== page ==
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The Tools for Teaching the High School Economics with Personal Finance Course includes lessons, links to resources, and lecture PowerPoint presentations aligned to the Arkansas Social Studies Frameworks.
FOMC (Federal Open Market Committee) Challenge, a classroom application of the Fed Challenge competition, is designed to be a project-based capstone experience completed by students at the conclusion of their Advanced Placement® Macroeconomics course.
Inflation numbers are important economic indicators. But thinking beyond the numbers reveals a deeper reality. Some businesses respond to inflation with shrinkflation and skimpflation. Learn about these practices and their effect on consumers.
Need to learn—or teach someone else—about the Federal Reserve? Penny, our friendly tour guide, will show you around the Federal Reserve System, introducing you to who we are and what we do.
The January 2023 issue of Page One Economics® discusses how price indexes can be used to transform nominal wages and interest rates into real, or inflation-adjusted, values.
This Page One Economics® Econ Primer describes key measures of inflation, including the consumer price index, and how the Federal Open Market Committee pays particular attention to these measures as it makes policy decisions.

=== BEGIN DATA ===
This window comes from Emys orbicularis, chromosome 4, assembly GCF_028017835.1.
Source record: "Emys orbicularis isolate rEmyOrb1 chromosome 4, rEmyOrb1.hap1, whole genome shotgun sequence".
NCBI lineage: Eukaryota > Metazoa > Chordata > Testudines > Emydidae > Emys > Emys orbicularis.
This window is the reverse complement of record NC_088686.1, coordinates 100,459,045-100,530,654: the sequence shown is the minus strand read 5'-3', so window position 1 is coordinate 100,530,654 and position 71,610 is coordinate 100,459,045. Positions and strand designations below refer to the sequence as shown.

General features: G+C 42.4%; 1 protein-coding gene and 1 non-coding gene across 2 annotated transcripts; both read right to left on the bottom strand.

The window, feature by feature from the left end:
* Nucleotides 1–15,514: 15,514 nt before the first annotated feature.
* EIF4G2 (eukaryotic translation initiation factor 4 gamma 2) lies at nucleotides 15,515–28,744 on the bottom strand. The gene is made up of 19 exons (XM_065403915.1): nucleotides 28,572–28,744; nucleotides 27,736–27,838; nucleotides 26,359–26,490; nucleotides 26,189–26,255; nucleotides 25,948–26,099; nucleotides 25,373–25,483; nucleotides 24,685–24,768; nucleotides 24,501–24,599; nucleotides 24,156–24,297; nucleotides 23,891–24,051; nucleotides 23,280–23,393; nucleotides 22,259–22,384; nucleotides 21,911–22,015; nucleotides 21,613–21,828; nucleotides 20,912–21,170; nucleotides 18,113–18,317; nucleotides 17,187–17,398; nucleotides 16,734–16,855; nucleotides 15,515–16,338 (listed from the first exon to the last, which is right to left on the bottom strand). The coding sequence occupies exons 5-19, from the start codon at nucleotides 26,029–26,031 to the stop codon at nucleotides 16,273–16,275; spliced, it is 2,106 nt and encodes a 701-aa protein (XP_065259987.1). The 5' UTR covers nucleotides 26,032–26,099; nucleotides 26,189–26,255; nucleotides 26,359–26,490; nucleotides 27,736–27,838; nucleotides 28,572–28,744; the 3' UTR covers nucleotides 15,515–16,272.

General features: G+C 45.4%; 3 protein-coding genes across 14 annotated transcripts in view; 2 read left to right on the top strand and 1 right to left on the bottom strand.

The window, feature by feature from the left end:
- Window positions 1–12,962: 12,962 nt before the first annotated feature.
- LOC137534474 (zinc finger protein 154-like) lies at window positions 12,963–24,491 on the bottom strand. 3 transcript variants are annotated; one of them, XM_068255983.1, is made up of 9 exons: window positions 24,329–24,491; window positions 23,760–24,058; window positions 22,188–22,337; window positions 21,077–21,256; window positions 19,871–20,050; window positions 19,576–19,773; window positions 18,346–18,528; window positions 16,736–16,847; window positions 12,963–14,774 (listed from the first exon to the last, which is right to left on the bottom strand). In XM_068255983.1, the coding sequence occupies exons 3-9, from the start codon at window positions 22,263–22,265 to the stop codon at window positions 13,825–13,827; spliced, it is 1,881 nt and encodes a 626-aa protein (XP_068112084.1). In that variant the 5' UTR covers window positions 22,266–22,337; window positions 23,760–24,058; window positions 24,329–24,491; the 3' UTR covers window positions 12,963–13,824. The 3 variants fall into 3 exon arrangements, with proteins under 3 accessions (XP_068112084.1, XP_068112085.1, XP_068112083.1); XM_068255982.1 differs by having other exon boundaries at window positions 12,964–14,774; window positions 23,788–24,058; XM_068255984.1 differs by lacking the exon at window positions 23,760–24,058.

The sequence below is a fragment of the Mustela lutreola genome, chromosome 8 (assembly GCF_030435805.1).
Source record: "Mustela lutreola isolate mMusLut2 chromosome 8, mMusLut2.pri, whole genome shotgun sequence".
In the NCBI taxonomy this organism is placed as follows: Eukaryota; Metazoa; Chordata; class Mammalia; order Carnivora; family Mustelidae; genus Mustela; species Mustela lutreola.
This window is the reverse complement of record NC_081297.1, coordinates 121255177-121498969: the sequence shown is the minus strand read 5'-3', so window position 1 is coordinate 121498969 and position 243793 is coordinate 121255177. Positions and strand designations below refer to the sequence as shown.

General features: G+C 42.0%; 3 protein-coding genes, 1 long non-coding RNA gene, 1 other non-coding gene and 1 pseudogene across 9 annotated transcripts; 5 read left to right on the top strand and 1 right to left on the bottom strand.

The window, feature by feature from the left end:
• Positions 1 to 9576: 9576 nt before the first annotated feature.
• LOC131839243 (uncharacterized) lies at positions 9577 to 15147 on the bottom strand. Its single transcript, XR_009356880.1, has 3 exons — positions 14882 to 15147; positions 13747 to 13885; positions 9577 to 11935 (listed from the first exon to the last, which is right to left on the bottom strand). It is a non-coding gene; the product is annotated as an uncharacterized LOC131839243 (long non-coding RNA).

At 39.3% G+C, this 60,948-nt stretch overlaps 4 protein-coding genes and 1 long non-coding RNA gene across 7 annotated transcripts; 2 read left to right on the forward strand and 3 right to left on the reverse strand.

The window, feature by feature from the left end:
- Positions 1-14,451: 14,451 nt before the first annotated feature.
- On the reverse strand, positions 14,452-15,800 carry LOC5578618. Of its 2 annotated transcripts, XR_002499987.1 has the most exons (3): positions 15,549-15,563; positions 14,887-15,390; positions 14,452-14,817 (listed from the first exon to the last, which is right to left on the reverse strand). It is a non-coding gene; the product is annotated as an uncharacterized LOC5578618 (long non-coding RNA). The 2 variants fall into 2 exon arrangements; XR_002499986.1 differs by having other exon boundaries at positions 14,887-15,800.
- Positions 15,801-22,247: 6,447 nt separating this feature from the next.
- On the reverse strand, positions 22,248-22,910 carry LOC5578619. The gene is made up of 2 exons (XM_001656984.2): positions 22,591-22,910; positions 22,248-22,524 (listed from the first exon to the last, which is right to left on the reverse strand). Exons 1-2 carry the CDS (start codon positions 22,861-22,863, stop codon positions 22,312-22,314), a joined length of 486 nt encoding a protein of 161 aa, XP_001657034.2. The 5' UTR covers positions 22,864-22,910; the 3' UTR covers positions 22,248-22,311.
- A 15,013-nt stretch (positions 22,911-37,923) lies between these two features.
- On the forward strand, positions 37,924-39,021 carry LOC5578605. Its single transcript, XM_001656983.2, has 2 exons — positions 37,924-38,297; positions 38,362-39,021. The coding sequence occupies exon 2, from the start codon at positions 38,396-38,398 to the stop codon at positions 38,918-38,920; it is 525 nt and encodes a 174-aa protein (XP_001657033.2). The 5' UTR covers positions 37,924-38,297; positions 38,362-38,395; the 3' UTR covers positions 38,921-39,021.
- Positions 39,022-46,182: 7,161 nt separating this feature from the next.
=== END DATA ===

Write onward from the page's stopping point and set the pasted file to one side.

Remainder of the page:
This brief video defines inflation and the price level and explains the difference between inflation and cost-of-living price increases.
Have you ever heard someone say “Back in my day, a gallon of gas cost a quarter!” Comparing today’s prices with prices “back in the day” can be misleading. Both inflation and deflation between then and now have to be taken into account. Read the August 2013 Page One Economics Newsletter to learn more about the effects of inflation on prices.
They say that “money makes the world go round.” Just imagine a world without money as our method of payment for everyday transactions. Without money, we would all need to barter for necessary goods and services. For example, suppose an accountant needs to have her car fixed. Under a barter system, she would have to find someone who needed some tax advice in exchange for car repairs. The search to find a barter partner is time consuming and wasteful. Money solves this problem and many others. Read more about the three main functions of money and the damaging effects of too much inflation on these functions in the March 2013 Page One Economics Newsletter.
History holds many economic lessons. The Great Depression, in particular, is an event that provides the opportunity to teach and learn a great deal about economics-whether you’re studying the economic reasons that the Depression took place, the factors that helped it come to an end or the impact on Americans who lived through it. This curriculum is designed to provide teachers with economic lessons that they can share with their students to help them understand this significant experience in U.S. history.